We previously performed antibody imunostaining for TOC1 (Patterson et al., 2011; Ward et al., 2013) and p75NTR to quantify pretangle tau oligomeric assemblies, which most likely are the more neurotoxic species of tau (Berger et al., 2007; Maeda et al., 2007; Kopeikina et al., 2011; Lasagna-Reeves et al., 2012; Sahara et al., 2013) within CBF neurons during the progression of AD (Tiernan et al., 2018b). Here the number of p75NTR+/TOC1+ nbM neurons progressively increased from NCI to MCI to AD, whereas single TOC1+ nbM neurons were lower in NCI and MCI but increased in AD. A sub-analysis of p75NTR+, p75NTR+/TOC1+, and TOC1+ nbM neurons in NCI cases with a low Braak score (Stages I–II) compared to a high Braak score (Stages III–V) revealed a significant increase in the number of p75NTR+/TOC1+ dual-immunolabeled neurons in NCI-high pathology compared to NCI-low pathology cases. The reduction of p75NTR+ nbM neurons was associated with poorer GCS and MMSE performance test scores. TOC1 primarily co-localized with pS422 in NCI, but the transition to MCI and AD was marked by a shift from TOC1+/pS422+ toward triple-labeled TOC1+/pS422+/MN423+ neurons, implying a specific, linear order of epitope occurrence in nbM cholinotrophic neurons during disease progression. This arrangement suggests that aberrant phosphorylation primes the tau protein toward additional phosphorylation and conformational events (Luna-Munoz et al., 2007; Bertrand et al., 2010) that facilitates oligomerization (Iqbal et al., 2013). Given the findings that prefibrillar tau pathology is related with molecular and cellular alterations within nbM neurons (Tiernan et al., 2016, 2018b), the appearance of prefibrillar oligomeric tau likely precedes cell loss. Evidence implicating tau pathology as a driver of neurotrophic dysfunction is seen in tau transgenic mice and tau-transfected neuronotypic cells, which display a downregulation of the trophic substance brain-derived neurotrophic factor (BDNF) (Rosa et al., 2016). On the other hand, NGF regulates tau turnover (Sadot et al., 1996) and post-translational modifications including phosphorylation, cleavage, and ubiquitination (Nuydens et al., 1997; Shelton and Johnson, 2001; Babu et al., 2005; Amadoro et al., 2011), suggesting that neurotrophic abnormalities initiate tau pathology within CBF neurons (Canu et al., 2017). Moreover, the reduced microtubule-binding capacity of tau and/or the somatodendritic accumulation of tau may contribute to axonal degeneration and associated NGF/TrkA signaling dysregulation (Mufson et al., 2002a; Schindowski et al., 2008). Additionally, proNGF induces tau hyperphosphorylation in vitro via the enhanced activity of GSK3β (Shen et al., 2018). Based on these collective results future analysis of the potential interactions between aberrant tau metabolism and disrupted neurotrophic signaling in cholinotrophic nbM neurons (Capsoni et al., 2000).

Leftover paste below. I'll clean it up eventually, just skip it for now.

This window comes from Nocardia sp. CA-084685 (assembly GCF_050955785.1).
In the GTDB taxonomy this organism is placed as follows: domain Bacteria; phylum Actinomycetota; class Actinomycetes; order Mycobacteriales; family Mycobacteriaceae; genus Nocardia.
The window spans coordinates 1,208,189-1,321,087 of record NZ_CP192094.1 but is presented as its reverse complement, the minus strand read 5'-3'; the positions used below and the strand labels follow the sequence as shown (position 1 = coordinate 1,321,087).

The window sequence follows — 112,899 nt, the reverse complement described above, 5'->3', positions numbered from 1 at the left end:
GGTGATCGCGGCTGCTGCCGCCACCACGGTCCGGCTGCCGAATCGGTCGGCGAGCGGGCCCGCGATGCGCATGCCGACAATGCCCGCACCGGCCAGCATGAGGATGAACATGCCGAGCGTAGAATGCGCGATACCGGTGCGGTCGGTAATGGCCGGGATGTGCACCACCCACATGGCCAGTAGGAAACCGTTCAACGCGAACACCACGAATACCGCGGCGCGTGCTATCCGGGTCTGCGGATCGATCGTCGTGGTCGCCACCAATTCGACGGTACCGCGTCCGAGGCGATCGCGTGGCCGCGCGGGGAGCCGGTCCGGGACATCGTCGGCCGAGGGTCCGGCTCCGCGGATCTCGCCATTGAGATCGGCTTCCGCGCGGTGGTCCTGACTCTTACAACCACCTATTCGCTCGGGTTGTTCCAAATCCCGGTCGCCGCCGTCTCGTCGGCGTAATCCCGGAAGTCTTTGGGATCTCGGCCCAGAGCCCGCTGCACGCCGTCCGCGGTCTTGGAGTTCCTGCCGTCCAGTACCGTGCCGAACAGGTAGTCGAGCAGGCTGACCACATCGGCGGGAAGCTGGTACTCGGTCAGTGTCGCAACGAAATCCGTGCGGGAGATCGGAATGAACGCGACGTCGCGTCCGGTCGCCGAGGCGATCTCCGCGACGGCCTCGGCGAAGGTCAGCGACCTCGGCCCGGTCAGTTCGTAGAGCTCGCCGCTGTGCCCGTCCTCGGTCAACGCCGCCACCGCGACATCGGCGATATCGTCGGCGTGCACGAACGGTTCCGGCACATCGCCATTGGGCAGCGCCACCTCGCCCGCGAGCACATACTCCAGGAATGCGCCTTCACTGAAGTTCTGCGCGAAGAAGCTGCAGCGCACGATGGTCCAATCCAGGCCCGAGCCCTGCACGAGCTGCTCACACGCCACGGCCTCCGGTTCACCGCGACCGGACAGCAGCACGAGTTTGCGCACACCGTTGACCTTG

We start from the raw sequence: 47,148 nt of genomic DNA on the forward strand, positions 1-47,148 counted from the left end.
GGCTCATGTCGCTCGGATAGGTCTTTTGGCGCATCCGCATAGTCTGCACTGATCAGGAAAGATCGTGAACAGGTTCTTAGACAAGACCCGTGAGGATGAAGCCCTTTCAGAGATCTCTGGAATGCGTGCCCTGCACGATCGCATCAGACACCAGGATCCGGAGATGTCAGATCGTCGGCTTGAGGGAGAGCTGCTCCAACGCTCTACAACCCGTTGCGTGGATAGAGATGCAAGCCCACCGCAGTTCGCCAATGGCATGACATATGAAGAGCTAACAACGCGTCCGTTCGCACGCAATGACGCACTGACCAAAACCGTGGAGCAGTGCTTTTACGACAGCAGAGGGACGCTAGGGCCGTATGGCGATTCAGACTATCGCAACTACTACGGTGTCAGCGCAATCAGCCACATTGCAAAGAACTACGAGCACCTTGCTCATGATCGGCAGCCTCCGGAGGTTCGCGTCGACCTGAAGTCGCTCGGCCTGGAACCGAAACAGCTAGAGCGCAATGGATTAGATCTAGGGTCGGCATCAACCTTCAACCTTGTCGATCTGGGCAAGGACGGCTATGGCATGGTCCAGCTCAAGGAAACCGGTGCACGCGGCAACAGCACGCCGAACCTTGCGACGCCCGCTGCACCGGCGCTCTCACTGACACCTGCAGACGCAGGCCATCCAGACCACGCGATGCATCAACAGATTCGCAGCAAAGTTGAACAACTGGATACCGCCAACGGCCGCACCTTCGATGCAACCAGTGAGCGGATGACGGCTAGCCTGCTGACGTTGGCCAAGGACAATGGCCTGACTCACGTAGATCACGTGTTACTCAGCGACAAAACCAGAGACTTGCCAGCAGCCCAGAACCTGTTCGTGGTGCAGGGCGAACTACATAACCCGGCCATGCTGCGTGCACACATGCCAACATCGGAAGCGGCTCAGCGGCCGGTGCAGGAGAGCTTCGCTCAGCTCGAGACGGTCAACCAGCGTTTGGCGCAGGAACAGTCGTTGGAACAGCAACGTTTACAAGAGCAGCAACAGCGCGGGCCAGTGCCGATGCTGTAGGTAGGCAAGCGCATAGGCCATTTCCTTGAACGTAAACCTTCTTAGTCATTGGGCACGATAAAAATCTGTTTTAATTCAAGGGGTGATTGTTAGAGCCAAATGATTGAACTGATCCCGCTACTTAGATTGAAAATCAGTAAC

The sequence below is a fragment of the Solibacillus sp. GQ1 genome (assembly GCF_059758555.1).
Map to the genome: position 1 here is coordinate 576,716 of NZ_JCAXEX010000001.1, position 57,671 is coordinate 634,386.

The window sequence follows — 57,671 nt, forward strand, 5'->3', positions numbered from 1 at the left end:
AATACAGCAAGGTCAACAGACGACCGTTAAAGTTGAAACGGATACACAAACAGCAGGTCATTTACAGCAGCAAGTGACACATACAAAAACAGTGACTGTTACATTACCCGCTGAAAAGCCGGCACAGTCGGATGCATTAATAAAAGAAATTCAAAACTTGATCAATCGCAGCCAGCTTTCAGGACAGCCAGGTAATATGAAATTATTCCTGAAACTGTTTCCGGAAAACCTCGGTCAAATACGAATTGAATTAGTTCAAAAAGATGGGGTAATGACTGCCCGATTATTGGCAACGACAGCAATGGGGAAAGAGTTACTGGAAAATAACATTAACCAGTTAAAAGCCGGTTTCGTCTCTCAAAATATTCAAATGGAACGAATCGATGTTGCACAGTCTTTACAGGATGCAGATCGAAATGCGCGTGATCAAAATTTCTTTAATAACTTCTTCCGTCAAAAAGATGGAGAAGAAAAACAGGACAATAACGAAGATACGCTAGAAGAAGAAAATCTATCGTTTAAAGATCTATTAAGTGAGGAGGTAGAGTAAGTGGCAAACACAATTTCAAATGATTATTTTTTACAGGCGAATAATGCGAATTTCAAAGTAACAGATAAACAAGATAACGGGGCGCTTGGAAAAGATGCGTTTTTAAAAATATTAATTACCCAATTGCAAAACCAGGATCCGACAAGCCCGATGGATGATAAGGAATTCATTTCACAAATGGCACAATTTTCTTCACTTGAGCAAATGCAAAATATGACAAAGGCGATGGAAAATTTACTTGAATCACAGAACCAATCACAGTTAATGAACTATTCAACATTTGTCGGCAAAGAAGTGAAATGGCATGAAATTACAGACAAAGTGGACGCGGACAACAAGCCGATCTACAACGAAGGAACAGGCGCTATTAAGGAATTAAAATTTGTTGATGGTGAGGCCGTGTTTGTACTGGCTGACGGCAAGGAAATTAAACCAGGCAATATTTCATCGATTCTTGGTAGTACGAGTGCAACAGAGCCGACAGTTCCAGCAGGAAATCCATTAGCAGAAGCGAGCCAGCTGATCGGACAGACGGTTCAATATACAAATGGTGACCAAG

Cholinotropic Epigenetic Alterations During the Progression of AD